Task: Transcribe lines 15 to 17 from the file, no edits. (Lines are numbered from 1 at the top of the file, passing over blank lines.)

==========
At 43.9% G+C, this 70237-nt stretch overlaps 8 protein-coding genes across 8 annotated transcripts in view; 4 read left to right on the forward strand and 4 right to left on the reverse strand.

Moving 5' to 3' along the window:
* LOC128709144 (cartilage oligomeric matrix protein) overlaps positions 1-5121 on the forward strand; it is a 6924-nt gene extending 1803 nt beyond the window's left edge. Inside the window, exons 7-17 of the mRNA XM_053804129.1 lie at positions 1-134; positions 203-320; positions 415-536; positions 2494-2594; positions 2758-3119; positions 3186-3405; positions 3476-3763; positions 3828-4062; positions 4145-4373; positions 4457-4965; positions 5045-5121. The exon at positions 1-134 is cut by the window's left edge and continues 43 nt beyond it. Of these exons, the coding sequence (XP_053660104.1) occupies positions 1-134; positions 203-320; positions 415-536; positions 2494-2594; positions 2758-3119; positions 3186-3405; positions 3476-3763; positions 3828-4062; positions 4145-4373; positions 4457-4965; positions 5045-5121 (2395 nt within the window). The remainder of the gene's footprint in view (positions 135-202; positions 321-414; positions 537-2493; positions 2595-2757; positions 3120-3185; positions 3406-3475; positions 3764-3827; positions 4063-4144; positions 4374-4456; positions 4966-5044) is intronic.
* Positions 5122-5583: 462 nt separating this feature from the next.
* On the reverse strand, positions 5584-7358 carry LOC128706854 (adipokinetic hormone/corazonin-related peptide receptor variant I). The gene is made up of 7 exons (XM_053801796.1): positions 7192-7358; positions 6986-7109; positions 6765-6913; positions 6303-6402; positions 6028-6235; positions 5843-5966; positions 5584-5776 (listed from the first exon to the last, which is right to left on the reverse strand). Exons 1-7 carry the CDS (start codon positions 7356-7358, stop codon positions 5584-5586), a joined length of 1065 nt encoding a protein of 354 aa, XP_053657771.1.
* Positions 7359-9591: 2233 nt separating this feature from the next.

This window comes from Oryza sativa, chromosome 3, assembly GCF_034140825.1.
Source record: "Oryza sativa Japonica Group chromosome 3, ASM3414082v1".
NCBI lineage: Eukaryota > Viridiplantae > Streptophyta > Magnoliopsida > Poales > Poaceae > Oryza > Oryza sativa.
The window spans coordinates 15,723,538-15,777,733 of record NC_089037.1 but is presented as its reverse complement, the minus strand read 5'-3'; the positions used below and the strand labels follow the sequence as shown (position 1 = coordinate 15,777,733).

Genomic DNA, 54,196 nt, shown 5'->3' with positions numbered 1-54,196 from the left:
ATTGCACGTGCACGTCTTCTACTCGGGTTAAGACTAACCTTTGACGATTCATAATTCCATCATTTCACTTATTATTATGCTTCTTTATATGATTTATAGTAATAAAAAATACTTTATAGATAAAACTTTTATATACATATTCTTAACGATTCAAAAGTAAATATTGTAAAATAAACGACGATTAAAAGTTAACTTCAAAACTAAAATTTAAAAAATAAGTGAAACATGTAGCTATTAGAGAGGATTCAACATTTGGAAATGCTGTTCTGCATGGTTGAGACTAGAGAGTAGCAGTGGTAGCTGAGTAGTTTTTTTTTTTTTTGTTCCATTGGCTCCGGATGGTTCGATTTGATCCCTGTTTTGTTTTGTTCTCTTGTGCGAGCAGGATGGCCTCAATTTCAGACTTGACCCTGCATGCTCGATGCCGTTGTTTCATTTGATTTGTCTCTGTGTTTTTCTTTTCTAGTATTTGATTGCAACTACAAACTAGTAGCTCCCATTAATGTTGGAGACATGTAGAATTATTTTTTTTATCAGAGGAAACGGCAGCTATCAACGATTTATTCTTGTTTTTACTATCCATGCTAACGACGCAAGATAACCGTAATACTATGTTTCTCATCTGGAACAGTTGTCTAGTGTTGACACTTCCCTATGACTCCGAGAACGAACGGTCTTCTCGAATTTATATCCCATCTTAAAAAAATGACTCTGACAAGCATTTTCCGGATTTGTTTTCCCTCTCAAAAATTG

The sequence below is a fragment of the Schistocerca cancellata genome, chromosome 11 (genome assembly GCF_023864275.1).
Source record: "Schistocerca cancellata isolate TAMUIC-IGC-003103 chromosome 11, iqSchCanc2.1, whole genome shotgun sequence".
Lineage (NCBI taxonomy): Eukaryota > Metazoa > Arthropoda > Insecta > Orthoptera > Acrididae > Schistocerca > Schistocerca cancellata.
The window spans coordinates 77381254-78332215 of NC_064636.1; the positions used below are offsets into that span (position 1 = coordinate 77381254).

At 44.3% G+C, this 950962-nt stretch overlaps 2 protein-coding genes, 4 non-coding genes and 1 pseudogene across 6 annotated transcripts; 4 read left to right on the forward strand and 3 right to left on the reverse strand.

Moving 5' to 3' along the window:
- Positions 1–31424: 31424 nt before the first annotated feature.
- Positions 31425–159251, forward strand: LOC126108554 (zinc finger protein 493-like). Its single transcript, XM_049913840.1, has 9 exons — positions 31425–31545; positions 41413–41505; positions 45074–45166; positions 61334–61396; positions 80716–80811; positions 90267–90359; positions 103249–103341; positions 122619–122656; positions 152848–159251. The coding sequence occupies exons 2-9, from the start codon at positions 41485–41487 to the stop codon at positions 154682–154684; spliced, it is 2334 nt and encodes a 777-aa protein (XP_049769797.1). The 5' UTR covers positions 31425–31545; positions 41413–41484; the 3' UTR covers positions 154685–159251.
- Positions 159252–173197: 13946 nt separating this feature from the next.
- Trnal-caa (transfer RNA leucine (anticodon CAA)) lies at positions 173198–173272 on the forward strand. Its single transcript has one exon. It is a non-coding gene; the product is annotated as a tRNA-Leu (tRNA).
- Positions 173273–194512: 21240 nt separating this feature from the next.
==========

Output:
Lineage (NCBI taxonomy): Eukaryota > Metazoa > Arthropoda > Insecta > Orthoptera > Acrididae > Schistocerca > Schistocerca cancellata.
The window spans coordinates 77381254-78332215 of NC_064636.1; the positions used below are offsets into that span (position 1 = coordinate 77381254).

At 44.3% G+C, this 950962-nt stretch overlaps 2 protein-coding genes, 4 non-coding genes and 1 pseudogene across 6 annotated transcripts; 4 read left to right on the forward strand and 3 right to left on the reverse strand.